Lawsuit Challenges Texas Abortion Laws That Target Women of Color

By Ayana Byrd Jun 15, 2018

A coalition of reproductive rights advocates are working on what they call a “big fix” to Texas’ restrictive abortion laws.

Yesterday (June 14), a coalition of doctors and reproductive rights organizations filed a lawsuit challenging a wide range of the state’s abortion laws. Dozens of existing, restrictive policies were targeted. Per Rewire.News:


The lawsuit identified five categories of laws being challenged, including targeted regulation of abortion provider (TRAP) laws, restrictions on medication abortion and telemedicine abortion; requirements that patients receive state-mandated forced counseling; parental involvement requirements that restrict minors’ access to abortion services; and laws that criminalize abortion providers.


Nan Little Kirkpatrick, executive director of the Texas Equal Access Fund, said in a statement that these laws create a burdensome regulatory regime for providers and uncertainty for people seeking abortion care.

Two years ago, the U.S. Supreme Court overturned major provisions of Texas’ House Bill 2, a 2013 law that the justices said, in a 5-3 decision, did not provide “medical benefits sufficient to justify the burdens upon access that each imposes.” The plaintiffs in the current lawsuit—Whole Woman’s Health Alliance, The Afiya CenterTexas Equal Access Fund, Lilith Fund, Fund Texas Choice and West Fund—are optimistic that the Court will back additional repeals before there is a significant overturn in the justices.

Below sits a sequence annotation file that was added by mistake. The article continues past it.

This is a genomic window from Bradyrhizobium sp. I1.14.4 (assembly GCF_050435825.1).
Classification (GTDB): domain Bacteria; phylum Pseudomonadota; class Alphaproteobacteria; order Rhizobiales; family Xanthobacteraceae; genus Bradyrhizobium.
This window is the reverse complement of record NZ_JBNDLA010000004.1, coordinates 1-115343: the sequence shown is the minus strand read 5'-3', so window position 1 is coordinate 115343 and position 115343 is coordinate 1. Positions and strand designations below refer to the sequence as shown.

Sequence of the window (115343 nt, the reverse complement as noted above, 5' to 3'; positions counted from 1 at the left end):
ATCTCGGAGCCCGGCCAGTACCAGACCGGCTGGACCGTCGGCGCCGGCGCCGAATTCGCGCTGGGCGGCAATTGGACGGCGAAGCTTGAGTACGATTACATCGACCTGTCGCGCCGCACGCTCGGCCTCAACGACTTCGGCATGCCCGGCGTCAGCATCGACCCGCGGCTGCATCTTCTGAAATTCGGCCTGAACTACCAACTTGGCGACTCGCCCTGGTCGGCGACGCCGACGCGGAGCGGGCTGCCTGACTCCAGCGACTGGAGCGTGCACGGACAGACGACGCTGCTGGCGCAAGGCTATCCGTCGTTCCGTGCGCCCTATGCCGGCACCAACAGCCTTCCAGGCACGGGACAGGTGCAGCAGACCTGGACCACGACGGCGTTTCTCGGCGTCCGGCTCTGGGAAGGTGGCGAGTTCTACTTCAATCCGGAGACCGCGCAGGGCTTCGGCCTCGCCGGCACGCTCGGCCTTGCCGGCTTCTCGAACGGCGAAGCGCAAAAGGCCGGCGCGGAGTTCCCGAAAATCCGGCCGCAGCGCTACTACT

The suit was filed at a time when the Republican-controlled state legislature continues to pass restrictive laws. Per Texas Observer:


One bill proposed during the last session of the Texas Legislature would have criminalized abortion and charged women and providers with murder. The Legislature passed a measure that bans the most common form of second-trimester abortion, and another that requires the burial or cremation of fetal remains after abortions and miscarriages. Both are currently blocked, but some anti-abortion advocates hope to push the former to the Supreme Court.

While the laws targeted in the lawsuit potentially apply to all Texan women, they disproportionately affect certain demographics. “The group of laws being challenged may seem on the surface to be a hodgepodge of random requirements, but together they weave a huge barrier to abortion access for thousands of people in Texas, especially low-income people, people of color, and people in our vast rural areas,” Kirkpatrick of Texas Equal Access Fund said in a statement.

These communities are typically the ones to bear the brunt of restrictive reproductive rights laws. “Black women’s reproductive choices have historically been under attack and we stand here today on our historical experiences for the right to choose,” Marsha Jones, executive director of Afiya Center, said in a statement. “We have always resisted, and we will continue to resist these antiquated laws that the state of Texas is attempting to move forward to control our reproductive destinies.”